Excellence in palliative care is a priority in the nursing home (NH) setting, which provides care to many older residents with advanced illness at the end of life. Unfortunately, suboptimal palliative care is common. Infections are a frequent occurrence and management is challenging for many reasons. In our successful parent study we focused on infection control and management programs in NHs across the nation and found that annually 40% of all Medicare-certified NHs receive deficiency citations for inadequate infection control and less than half of NHs (46%) had written guidelines for antibiotic initiation. Antibiotics account for approximately 40% of all medications administered in NHs. Unfortunately, much of the use is inappropriate as antibiotics are often initiated in the absence of clinical evidence of a bacterial infection, and this misuse is a major risk factor for multidrug-resistant organisms and Clostridium difficile infections. Suspected infections are common reasons for elderly resident transfers to hospitals, and these are burdensome and often not clinically beneficial. For the majority of NH residents, the risks and suffering associated with antibiotic use and hospital transfer due to infection may outweigh the benefit.In addition, the infection control and management as well as the palliative care landscapes are changing in NHs with various regional and state level initiatives being implemented. It is likely that for some NHs these initiatives will promote resident-centered care that integrates infection management and palliative care while in others, NH personnel will be held to standards that favor burdensome curative treatments. In our competing renewal, we will use longitudinal Minimum Data Set data and Medicare files (i.e., approximately 1 million residents over years 2011 to 2017) to identify elderly NH residents and important resident level covariates (e.g., advanced illness), track antibiotic and hospice use, and track hospital transfers related to infections.We will complement and link these secondary datasets with environmental scans of state and regional activities as well as with data from a national survey of new NHs and our ?core? NHs surveyed in 2014 as part of our parent study (we estimate that 1,500 NHs will respond). The survey will characterize implementation of current recommended structures and processes related to: 1) infection control and management, 2) palliative care, and 3) the integration of infection management and palliative care.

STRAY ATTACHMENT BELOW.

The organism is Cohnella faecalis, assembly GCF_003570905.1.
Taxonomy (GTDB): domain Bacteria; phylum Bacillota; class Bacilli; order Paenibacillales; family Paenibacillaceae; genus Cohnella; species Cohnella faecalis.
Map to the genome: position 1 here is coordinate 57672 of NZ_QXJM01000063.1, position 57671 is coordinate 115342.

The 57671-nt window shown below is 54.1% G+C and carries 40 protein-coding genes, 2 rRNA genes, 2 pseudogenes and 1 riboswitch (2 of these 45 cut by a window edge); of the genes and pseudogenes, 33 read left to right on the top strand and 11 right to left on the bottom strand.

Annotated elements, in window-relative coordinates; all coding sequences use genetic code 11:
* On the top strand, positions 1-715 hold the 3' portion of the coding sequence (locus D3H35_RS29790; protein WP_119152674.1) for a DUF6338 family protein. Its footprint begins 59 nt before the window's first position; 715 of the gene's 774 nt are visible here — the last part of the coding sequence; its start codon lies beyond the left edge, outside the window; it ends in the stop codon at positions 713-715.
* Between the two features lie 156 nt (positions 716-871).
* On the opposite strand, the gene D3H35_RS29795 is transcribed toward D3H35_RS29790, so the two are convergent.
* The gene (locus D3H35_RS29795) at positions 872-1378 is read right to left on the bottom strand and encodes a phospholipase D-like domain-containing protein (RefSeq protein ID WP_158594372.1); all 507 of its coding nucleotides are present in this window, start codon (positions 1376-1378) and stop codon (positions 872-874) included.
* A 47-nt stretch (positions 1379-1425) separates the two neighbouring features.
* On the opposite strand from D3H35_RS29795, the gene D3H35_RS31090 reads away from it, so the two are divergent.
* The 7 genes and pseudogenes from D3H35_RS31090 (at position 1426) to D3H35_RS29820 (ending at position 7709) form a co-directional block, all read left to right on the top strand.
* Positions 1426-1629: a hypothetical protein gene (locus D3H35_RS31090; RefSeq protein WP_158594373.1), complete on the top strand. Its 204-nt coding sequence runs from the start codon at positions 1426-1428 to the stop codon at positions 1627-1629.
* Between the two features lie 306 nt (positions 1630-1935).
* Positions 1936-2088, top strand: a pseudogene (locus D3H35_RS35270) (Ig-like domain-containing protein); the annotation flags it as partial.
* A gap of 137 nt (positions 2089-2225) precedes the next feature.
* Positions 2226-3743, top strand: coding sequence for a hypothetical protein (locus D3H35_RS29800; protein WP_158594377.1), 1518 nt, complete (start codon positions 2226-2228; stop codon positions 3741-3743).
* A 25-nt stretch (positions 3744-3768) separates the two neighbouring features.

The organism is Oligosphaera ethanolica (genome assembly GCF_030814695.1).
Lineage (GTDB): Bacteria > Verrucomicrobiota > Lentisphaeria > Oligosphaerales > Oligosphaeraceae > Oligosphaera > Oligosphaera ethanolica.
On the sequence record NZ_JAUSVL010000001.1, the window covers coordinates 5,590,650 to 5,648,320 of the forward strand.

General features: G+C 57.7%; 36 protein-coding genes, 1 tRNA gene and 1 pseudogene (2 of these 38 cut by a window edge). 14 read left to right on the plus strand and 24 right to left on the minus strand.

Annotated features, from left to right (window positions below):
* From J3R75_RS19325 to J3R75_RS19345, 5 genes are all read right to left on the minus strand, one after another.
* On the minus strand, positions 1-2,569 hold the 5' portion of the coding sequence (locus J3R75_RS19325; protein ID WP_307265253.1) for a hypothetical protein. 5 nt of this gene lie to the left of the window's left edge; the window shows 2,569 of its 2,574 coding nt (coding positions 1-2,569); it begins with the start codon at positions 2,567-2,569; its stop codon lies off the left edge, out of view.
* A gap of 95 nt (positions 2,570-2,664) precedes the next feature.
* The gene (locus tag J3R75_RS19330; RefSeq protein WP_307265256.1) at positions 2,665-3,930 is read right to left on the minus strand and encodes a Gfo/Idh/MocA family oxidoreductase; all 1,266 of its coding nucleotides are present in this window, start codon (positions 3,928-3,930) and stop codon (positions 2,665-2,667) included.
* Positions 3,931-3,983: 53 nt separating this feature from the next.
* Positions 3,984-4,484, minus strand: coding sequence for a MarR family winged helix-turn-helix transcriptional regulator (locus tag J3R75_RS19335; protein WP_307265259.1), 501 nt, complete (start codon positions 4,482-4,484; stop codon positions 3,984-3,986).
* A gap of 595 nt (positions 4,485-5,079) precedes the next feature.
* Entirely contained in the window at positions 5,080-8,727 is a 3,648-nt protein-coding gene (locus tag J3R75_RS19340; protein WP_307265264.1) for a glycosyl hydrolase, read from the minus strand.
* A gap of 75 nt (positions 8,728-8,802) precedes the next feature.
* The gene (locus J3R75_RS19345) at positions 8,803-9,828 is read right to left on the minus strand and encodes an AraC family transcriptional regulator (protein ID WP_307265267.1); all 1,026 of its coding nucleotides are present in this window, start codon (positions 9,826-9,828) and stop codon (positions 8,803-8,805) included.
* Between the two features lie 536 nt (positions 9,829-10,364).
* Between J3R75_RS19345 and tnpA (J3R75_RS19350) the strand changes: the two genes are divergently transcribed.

Our specific aims are to:1) Describe the integration of infection management and palliative care in NHs and the associated facility, state, and regional characteristics; 2) Examine factors associated with antibiotic use in elderly NH residents; and 3) Examine factors associated with hospital transfer due to infections among elderly NH residents. Understanding how best to improve the integration of infection management and palliative care to improve residents' quality of life is an under-studied area in need of rigorous research. Thus, this innovative study has the potential to make clinical and policy-relevant contributions by promoting resident-centered end- of-life care for millions of Americans living in NHs.

Public Health Relevance

In nursing homes, antibiotics are overused and residents are often transferred to hospitals for infections. Both may be burdensome, offer limited clinical benefit and are not consistent with palliative care goals. Understanding how best to integrate infection management and palliative care would improve nursing home care and is the focus of this research.

National Institute of Health (NIH)
National Institute of Nursing Research (NINR)
Research Project (R01)
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Special Emphasis Panel (ZRG1)
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Kehl, Karen
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Columbia University (N.Y.)
Other Health Professions
Schools of Nursing
New York
United States
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